saucer magnolia

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  • noun

Synonyms for saucer magnolia

large deciduous shrub or small tree having large open rosy to purplish flowers

References in periodicals archive ?
It is not as symmetrical as the saucer magnolia and will eventually grow twice as large.
Each year during the last part of January and most of February, the saucer magnolia (Magnolia x soulangeana) opens its flowers, which, in reality, look more like cups and saucers than just saucers alone.
In addition to their fresh, brilliant blossoms of midwinter, saucer magnolias offer other distinct features that set them apart from most trees.
The saucer magnolia (Magnolia soulangiana) is a standard in many gardens around the West, but dozens of other outstanding though less well-known varieties are just as magnificent.
The saucer magnolia (Magnolia soulangeana) is the favorite tree of Valley plant watchers.
3 -- color) With some patience on the part of the Brentwood homeowner, this spindly saucer magnolia selected by landscape designer Randon Garver will mature to 20 feet in height and diameter.
Trees include a bonsai Japanese black pipe (Pinus thunbergiana), Japanese maple, and saucer magnolia.
Lately, it has been observed on saucer magnolia, liquidambar and fruitless mulberry trees.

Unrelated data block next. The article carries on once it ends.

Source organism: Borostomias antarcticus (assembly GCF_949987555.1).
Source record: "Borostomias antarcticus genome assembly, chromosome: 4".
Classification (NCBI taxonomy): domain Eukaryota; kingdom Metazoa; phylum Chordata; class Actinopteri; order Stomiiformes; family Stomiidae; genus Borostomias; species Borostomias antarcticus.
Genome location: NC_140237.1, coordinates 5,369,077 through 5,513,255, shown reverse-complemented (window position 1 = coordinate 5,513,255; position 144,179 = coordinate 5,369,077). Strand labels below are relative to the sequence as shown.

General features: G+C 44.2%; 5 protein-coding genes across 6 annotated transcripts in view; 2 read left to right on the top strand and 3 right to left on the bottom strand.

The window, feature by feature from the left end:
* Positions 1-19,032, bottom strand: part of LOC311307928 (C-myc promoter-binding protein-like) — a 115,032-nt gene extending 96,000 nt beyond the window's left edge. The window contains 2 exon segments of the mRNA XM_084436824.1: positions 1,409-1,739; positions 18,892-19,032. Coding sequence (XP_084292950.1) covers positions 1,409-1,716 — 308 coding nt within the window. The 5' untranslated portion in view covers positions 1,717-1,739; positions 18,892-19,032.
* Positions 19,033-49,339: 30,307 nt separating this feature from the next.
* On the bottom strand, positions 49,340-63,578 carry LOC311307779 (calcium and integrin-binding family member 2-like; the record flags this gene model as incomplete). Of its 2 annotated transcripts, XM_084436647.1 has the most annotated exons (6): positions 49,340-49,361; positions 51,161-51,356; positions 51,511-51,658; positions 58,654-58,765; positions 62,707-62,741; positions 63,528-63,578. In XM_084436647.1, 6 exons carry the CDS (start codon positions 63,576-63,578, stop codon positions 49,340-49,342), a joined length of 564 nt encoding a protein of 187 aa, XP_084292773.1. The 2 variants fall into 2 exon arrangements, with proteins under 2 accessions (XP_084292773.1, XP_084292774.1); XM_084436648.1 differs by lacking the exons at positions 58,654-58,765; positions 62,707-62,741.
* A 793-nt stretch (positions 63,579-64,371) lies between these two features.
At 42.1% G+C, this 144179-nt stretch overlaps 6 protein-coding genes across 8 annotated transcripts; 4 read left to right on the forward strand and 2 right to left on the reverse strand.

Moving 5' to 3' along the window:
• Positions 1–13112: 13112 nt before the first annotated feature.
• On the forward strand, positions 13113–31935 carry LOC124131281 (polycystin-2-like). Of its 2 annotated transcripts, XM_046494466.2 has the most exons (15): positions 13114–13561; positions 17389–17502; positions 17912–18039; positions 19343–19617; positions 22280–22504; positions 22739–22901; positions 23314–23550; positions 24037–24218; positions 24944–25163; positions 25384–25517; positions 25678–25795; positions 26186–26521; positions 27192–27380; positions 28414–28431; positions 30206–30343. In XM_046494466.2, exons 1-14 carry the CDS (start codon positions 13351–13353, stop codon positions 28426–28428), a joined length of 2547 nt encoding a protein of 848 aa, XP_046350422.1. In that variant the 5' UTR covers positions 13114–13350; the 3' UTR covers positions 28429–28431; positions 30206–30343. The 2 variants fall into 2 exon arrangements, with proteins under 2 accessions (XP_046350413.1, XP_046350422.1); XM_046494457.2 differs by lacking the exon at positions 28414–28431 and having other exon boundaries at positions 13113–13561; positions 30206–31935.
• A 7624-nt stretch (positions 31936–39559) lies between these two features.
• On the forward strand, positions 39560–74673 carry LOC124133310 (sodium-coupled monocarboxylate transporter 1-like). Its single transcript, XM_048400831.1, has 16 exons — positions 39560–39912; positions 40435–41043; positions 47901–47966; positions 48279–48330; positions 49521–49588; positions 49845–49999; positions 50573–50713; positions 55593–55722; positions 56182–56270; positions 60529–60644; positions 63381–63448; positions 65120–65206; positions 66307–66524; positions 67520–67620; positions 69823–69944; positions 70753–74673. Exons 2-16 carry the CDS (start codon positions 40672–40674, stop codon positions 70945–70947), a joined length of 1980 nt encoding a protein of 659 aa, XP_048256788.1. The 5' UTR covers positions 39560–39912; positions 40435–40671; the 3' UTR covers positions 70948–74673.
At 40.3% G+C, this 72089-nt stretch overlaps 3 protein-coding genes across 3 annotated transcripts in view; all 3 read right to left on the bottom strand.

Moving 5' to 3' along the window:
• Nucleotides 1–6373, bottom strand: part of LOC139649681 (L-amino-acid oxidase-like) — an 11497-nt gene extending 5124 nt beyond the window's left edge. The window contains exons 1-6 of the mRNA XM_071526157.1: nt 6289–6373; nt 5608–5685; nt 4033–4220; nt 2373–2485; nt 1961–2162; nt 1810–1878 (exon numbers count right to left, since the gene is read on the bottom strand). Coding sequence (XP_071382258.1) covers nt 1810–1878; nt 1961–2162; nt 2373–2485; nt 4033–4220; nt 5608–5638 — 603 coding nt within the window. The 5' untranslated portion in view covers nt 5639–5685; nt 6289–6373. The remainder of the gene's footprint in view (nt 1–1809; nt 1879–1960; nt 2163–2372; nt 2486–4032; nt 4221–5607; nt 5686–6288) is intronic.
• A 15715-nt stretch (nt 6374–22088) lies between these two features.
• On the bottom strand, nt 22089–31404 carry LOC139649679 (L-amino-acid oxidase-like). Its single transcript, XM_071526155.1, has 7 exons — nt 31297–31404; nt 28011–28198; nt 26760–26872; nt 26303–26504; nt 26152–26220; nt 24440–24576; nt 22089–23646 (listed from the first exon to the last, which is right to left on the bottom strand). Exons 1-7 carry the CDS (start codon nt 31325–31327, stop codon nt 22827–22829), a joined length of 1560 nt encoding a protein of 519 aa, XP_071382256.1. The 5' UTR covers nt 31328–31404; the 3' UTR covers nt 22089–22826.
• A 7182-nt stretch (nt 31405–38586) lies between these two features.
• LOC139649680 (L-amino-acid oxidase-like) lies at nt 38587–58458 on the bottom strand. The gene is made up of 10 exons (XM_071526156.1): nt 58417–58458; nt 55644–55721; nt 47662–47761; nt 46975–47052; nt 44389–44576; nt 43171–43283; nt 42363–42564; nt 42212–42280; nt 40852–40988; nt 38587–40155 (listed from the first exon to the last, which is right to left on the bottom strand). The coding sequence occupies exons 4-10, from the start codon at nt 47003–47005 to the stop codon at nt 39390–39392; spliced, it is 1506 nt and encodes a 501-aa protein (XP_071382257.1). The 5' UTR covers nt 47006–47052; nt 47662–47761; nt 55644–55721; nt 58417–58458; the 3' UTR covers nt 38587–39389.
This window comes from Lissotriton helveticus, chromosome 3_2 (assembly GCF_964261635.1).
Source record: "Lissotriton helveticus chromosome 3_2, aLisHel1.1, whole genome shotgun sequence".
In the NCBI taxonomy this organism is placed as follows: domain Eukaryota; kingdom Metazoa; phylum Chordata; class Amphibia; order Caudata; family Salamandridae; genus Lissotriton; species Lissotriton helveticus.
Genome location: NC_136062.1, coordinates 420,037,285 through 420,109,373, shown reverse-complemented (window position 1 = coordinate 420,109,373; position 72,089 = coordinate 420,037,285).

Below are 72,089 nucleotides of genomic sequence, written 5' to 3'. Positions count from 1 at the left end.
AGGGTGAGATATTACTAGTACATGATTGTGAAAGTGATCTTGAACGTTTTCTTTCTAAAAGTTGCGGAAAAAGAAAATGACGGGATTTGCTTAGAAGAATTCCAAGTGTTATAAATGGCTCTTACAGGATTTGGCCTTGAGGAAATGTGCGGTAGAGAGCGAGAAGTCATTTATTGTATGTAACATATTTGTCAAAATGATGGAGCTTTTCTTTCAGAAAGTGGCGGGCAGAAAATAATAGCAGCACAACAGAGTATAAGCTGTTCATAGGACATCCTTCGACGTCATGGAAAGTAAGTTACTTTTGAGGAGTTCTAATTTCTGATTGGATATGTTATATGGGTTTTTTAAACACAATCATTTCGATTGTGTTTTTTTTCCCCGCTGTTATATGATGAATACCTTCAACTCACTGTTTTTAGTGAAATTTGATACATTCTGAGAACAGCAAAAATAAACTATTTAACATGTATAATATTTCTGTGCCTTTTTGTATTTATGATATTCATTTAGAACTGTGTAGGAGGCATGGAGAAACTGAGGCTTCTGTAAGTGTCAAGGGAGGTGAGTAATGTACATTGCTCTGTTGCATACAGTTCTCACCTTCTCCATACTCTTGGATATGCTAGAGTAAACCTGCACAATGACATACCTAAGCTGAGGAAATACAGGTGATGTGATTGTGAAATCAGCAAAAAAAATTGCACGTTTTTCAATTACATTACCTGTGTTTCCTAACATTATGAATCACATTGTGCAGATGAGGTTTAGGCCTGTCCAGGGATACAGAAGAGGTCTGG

There are many saucer magnolia varieties, from those with white blooms lightly tinged with pink to those with magenta or even purple petals.
Such thoughts take hold these winter days when viewing the suddenly spectacular saucer magnolia.
One is called the saucer magnolia (Magnolia X ``Soulangeana'').
Many of these plants have cousins native to North America, but it is the trove of Asian plants that directly, or indirectly through hybridizing, have come to define our gardens: the showy flowering evergreen azaleas of April, the saucer magnolias of March and the summer blossoms of the hydrangea and crape myrtle.
Because of their moderate scale (they grow to about 25 feet), saucer magnolias are welcome additions to most gardens.
The 50 saucer magnolias, willow oaks, and red maples that were planted in the Dale Earnhardt Grove at Sloan Park will be part of the Park's Historic Tree Trail.
Accent plants typically take the form of small trees such as purple-leaf plums, saucer magnolias, crepe myrtles or Japanese maples.